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Amy Fielding
26 August 2022, 11:16

Larry Heard and Robert Owens win legal case against Trax Records, regain ownership of early releases

The copyright has been returned to the Chicago duo after a decades-long battle

Larry Heard and Robert Owens via Traxsource

Larry Heard and Robert Owens have won their legal case against Trax Records, The Guardian reports

In 2020, Chicago house innovators Heard (AKA Mr Fingers) and Owens filed a copyright infringement suit against Trax, originally reported by 5Mag. The suit stated that the pair were never paid royalties for their tracks on the label, and that they were exploited and coerced into signing away rights to their music as young musicians. It alleged that Trax Records had not been correctly assigned the copyrights to Heard and Owens' music, as original copyright filings contained false information, and therefore should be invalidated in court.

The pair sought a minimum total of $1 million in damages from the label. Tracks included influential early work by the pioneering artists such as 'Can You Feel It', 'Washing Machine', 'Beyond the Clouds', 'Bring Down the Walls', 'Distant Planet', 'Never No More Lonely' and 'Donnie'.

"During the decades since Defendants (Trax Records) first began exploiting musical works created by Larry Heard and/or Robert Owens, neither Heard nor Owens was properly compensated for the great value of each’s musical labors," the original lawsuit's preliminary statement read. "Instead, Defendants enriched themselves and brazenly exploited those musical works for their sole benefit, while encouraging and enabling others to do the same."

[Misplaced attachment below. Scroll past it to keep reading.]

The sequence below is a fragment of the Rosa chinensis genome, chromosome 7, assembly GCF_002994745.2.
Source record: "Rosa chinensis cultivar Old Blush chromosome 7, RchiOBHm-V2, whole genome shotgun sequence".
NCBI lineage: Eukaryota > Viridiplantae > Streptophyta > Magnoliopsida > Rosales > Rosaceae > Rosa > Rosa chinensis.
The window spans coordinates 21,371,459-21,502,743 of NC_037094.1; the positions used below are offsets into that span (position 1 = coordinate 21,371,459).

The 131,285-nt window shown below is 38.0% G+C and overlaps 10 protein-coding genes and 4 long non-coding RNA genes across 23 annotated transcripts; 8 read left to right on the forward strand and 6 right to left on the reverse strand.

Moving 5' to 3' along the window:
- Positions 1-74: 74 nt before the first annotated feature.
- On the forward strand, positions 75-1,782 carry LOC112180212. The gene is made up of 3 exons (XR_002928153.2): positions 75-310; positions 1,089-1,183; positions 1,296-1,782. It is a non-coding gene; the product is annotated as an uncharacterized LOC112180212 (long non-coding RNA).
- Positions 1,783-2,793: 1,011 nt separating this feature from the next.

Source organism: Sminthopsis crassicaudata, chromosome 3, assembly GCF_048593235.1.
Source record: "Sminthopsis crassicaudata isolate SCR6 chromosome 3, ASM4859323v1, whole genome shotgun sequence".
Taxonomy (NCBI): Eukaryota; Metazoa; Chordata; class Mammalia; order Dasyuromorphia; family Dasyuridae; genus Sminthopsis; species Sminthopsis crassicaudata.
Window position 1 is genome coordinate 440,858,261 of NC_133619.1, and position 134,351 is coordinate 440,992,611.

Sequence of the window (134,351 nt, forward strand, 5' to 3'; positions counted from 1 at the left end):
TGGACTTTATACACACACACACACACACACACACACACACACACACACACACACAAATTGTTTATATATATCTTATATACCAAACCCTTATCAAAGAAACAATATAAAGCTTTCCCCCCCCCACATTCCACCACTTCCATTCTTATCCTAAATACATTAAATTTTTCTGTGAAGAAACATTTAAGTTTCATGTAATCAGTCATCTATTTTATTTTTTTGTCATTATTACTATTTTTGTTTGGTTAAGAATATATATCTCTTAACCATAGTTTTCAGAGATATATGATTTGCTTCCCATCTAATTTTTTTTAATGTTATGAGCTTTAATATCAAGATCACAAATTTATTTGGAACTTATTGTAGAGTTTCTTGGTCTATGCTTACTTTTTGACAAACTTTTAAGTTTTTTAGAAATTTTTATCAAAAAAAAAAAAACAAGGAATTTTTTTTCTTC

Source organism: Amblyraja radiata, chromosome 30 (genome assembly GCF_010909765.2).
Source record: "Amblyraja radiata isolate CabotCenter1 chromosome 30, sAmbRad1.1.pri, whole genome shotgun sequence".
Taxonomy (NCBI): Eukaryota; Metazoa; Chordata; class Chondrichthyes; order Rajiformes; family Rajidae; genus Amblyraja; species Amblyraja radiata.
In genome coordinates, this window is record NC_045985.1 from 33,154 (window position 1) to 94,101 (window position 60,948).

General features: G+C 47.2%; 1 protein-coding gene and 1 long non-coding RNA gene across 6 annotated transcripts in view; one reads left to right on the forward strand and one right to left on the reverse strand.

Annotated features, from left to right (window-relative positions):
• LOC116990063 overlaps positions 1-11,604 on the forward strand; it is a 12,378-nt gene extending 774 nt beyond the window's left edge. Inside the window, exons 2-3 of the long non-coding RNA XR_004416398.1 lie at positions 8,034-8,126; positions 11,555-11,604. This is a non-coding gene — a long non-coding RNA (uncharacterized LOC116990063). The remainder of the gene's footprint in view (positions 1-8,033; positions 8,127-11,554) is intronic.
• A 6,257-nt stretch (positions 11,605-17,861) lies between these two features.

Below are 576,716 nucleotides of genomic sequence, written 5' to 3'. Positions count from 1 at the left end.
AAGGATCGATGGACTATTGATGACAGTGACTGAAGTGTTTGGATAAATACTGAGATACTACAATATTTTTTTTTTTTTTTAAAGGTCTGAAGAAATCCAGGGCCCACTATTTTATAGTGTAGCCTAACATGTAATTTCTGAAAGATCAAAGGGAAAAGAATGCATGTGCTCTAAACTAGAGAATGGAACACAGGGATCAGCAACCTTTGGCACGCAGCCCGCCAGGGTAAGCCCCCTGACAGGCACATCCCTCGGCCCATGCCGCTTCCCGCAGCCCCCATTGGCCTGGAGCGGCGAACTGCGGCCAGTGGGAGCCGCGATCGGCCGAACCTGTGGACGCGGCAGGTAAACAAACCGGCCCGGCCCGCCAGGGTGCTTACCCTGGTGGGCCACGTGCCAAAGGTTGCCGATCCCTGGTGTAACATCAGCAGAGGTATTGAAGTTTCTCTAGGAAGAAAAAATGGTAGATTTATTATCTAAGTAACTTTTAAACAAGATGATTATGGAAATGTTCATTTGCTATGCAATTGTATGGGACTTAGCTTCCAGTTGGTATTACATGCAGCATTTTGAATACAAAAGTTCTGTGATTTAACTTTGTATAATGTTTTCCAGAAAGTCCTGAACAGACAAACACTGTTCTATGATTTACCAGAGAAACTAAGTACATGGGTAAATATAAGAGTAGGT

As The Guardian's reports, Heard and Owens' lawyer Robert S Meloni confirmed that “the parties amicably resolved their disputes” after Trax could not provide any material proof of copyright ownership, and that Heard and Owens now own the musical composition and sound recording copyrights for all their music. The pair now will now be able to "release it independently if they so chose."

The pair haven't been awarded any damages, however, as the lawsuit's original target — Trax founder Larry Sherman — has died, and the current owners of Trax cannot afford to pay. 

Speaking with The Guardian about winning back the rights to their music, Owens said: “It felt beautiful, and it gives me peace knowing that there is a clear road moving forward. I’ve seen the destruction that often occurs in this music industry, so I feel blessed and grateful for all those that have been here in my life, helping me through this journey, who wanted to correct something wrong.” 

Heard added: “I know how things can seem insurmountable, but maybe some others will take the actions needed, even if they are in small steps."

Trax Records was founded by Sherman in 1984 with Jesse Saunders and Vince Lawrence. While the label played a key role in house music’s nascence, releasing some of its most important early tracks including Heard’s ‘Can You Feel It’, Marshall Jefferson’s ‘Move Your Body’ and Frankie Knuckles’ ‘Your Love’, it has gone on to face numerous lawsuits over several decades, usually relating to alleged unpaid royalties, not providing artists with proper contracts, and using cheap, poor quality vinyl.

Photo: Traxsource